Is BT's bus lane a net neutrality crime?
Has BT just blown a hole in the concept of net neutrality - in summary, equal rights for all forms of internet traffic? And if the telecoms giant has done that, is this an issue of any concern at all to British web users?
It was a line in an interview conducted by my colleagues at BBC Click which provoked those questions. Jon Hurry, the commercial director at BT Retail told the programme:
"[A]t the moment with our TV service, BT Vision, we deliver entertainment content, video, at peak time to consumers via our network and we prioritise the traffic in order to be able to do this."
So BT is admitting, even boasting that it treats some forms of internet traffic better than others. Indeed, it's making it clear that its own online television service gets prioritised at the expense of its rivals.
Really? After a call to the BT press office I wasn't much clearer. I was told that Mr Hurry had perhaps not made the best choice of words in talking of prioritising traffic. What he meant was that BT Retail bought a product from BT Wholesale - there is an arms length relationship between the two divisions - which gave it an "assured quality of service" for BT Vision.
It was described to me as a kind of internet bus lane, which meant that users even on a 2Mbps line would get a reliable television service without the buffering and freezing that you can experience with web video. BT insists that this does not affect other web users in any way - although in my experience a bus lane always means a slower ride for other traffic - but also says that other web video operators are free to pay for a similar service.
Earlier this month when Google unveiled a similar, but much milder stance, which would see this kind of prioritisation allowed for mobile broadband traffic, it faced a chorus of outrage from the net neutrality purists and a demonstration outside its headquarters.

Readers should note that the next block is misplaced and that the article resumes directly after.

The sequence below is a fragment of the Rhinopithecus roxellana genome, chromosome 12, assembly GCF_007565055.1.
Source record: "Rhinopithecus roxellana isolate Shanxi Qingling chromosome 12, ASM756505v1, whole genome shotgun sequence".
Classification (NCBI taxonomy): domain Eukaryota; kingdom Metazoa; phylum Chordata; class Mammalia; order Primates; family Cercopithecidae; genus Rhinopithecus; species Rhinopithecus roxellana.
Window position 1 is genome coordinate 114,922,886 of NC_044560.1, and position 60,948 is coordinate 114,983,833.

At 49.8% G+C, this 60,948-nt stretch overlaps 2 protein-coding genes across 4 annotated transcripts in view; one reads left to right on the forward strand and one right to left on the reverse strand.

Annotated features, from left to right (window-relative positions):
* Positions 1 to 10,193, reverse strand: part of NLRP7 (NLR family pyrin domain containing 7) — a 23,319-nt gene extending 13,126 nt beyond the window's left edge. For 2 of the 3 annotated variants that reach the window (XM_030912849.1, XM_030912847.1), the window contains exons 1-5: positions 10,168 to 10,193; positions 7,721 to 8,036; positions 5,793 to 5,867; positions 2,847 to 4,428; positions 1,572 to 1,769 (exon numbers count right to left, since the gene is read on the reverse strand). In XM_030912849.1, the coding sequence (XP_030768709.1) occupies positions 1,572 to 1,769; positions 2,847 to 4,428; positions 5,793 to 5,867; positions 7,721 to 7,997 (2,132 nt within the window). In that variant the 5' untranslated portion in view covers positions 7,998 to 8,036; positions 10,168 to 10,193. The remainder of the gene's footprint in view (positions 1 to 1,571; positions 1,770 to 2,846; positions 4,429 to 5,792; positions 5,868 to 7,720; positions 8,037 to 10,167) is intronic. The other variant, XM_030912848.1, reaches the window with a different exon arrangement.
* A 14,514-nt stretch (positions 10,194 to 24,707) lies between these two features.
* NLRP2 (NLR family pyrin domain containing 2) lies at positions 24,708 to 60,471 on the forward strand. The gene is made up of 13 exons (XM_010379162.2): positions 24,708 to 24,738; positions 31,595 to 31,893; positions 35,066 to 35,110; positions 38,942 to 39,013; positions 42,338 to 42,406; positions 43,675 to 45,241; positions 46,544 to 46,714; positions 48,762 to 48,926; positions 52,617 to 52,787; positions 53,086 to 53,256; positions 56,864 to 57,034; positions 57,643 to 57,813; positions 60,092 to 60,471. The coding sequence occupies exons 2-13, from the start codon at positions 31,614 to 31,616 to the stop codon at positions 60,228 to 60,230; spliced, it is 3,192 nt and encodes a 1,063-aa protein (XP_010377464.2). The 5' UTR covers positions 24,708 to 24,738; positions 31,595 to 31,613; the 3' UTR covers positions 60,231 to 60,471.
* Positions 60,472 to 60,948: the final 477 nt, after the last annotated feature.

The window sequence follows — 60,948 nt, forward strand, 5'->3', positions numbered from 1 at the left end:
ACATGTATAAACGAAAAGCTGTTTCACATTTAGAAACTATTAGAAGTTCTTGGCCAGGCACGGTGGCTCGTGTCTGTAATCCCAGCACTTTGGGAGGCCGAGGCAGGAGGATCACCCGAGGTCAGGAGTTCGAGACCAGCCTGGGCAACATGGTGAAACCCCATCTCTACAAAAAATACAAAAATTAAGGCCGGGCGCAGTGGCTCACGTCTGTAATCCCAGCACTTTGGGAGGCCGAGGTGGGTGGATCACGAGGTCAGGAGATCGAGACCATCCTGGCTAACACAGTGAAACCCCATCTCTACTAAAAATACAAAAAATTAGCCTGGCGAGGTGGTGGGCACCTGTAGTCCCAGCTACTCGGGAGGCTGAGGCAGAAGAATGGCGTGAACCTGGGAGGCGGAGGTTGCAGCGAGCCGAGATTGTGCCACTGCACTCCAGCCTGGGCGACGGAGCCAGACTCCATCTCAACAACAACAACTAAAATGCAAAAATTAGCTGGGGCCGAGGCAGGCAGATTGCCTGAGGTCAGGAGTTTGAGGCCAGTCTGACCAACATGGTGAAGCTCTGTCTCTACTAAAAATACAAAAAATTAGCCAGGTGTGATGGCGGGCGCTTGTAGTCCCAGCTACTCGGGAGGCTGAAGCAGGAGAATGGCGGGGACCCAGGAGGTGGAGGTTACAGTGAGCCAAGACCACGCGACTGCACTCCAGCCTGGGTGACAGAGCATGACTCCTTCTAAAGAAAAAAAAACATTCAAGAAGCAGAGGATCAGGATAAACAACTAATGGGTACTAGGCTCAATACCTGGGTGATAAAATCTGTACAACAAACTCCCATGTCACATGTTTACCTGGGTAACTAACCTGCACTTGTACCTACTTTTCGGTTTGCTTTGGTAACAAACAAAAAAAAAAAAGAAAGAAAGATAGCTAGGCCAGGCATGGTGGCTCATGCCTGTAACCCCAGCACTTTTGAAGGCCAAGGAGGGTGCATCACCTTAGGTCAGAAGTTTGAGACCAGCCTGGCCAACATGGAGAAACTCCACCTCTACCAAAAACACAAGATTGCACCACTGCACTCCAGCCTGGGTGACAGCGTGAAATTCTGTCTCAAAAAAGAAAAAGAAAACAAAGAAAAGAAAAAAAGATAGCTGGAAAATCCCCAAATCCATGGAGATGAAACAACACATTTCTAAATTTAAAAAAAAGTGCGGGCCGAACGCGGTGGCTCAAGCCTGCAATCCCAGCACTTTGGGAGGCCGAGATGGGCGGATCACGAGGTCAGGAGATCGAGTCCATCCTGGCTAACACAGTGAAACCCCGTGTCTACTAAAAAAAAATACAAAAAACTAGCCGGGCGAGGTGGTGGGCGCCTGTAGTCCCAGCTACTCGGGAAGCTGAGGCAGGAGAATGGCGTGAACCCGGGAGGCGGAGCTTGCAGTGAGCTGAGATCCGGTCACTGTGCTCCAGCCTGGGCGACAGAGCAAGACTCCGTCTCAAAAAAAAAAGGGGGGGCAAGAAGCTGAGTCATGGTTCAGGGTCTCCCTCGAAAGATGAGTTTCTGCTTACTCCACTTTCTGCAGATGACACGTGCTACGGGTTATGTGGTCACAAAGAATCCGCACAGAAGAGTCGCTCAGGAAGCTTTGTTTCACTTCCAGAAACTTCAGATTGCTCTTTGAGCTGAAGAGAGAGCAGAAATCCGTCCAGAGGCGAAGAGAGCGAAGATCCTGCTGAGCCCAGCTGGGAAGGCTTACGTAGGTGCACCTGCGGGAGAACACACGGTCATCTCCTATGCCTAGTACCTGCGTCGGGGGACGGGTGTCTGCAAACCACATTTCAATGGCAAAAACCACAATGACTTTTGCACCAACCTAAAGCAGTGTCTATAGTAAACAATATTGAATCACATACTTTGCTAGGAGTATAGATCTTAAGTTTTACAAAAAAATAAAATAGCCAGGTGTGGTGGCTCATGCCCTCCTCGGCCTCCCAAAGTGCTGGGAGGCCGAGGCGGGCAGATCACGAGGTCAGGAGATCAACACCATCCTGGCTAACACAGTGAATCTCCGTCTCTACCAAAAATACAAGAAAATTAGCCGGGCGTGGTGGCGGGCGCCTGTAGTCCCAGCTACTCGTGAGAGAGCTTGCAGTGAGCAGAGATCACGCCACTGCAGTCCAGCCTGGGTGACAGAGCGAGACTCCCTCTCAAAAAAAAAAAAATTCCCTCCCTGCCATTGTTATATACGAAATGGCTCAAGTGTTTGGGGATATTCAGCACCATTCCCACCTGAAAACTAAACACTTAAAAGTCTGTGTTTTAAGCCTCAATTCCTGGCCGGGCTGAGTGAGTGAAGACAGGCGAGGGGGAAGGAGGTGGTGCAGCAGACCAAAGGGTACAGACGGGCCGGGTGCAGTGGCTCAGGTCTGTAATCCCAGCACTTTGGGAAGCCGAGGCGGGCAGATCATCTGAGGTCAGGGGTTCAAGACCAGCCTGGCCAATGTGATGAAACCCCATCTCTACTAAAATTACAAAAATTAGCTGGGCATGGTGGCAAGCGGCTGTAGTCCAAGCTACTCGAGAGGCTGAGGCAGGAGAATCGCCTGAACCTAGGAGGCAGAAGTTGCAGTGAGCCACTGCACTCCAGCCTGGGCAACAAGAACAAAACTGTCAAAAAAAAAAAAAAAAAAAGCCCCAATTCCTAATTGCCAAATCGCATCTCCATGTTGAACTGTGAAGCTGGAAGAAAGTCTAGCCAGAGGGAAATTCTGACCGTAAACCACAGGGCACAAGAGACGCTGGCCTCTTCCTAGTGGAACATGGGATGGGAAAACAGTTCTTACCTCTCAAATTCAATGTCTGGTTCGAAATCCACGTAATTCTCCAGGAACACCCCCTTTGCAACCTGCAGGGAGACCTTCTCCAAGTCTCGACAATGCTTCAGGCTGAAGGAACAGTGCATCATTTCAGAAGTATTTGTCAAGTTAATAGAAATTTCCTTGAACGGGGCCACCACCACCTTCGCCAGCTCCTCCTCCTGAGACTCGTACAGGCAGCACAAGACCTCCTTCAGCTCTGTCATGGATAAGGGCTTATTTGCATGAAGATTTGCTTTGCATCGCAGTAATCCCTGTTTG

On the face of it, the BT case seems a much clearer breach of the spirit of net neutrality, but the company disagrees. Just as the regulator Ofcom argued in a recent paper on the issue, BT believes that net neutrality is a wholly different concept in the UK than in the United States. After all, we have a far more competitive market here, with consumers able to choose from a range of broadband suppliers, whereas in the US there is often little or no choice.
"Our view," said a BT spokesman, "is that ISPs should be free to strike commercial deals if content owners want to guarantee a certain level of service."
I asked the regulator Ofcom whether it was concerned, and was told that BT's bus lane appeared little different from the "traffic-shaping" used by many ISPs to throttle back services at times of peak demand. "There are no rules against this," a spokeswoman said.
The regulator and BT may be right to believe that in Britain consumers understand that the world won't end if firms are able to pay to make some internet traffic move faster. So far the issue just hasn't taken off in the UK - but perhaps this is the moment British web users start to get narked about net neutrality.